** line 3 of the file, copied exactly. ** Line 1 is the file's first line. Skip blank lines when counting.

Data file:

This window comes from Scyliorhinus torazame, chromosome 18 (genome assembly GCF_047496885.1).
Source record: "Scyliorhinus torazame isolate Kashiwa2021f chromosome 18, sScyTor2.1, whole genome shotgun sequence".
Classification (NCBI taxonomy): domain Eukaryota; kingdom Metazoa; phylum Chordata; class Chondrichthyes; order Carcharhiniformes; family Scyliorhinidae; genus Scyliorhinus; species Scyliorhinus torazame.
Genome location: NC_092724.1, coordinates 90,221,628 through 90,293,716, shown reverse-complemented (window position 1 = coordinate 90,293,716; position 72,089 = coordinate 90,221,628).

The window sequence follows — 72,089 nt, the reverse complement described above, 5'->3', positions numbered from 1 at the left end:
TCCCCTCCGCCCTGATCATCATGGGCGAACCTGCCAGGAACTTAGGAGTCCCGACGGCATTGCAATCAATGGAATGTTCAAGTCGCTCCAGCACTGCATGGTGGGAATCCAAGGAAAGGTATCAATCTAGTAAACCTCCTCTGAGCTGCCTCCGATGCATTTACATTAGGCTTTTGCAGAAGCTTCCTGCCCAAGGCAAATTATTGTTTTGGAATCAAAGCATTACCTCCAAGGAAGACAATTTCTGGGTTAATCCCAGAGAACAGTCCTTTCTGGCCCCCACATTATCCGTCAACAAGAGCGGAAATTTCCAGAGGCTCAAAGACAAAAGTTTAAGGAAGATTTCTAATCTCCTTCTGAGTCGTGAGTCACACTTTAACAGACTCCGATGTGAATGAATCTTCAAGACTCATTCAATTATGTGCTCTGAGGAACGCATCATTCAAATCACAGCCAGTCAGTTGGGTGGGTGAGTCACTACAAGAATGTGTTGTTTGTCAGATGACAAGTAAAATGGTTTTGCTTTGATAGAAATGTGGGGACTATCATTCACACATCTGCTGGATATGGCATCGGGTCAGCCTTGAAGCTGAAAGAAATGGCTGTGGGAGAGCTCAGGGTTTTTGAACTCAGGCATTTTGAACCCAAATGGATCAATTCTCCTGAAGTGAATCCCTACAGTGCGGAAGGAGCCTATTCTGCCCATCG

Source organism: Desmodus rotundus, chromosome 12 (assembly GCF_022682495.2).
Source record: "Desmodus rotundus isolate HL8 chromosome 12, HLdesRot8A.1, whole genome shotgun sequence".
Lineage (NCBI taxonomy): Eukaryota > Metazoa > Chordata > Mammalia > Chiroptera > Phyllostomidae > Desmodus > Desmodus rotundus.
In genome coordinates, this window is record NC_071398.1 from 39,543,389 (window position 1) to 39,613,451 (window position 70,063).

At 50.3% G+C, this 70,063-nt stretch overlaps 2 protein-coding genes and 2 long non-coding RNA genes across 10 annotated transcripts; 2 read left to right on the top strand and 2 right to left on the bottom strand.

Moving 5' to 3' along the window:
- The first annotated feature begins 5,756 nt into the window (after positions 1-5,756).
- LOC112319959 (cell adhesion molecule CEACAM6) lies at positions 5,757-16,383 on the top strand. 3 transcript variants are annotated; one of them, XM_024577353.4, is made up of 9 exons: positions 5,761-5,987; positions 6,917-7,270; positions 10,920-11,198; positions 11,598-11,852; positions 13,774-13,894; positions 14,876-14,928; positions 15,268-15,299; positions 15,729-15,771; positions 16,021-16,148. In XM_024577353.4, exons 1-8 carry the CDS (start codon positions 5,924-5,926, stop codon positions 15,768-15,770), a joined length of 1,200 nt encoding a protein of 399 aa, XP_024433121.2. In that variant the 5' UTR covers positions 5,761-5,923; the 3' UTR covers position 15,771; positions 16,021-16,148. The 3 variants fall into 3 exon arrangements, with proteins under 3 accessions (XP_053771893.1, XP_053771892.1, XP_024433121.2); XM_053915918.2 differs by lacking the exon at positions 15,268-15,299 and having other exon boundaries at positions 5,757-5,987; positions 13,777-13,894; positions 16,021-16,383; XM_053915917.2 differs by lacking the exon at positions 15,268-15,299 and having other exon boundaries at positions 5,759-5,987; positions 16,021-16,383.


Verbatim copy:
Classification (NCBI taxonomy): domain Eukaryota; kingdom Metazoa; phylum Chordata; class Chondrichthyes; order Carcharhiniformes; family Scyliorhinidae; genus Scyliorhinus; species Scyliorhinus torazame.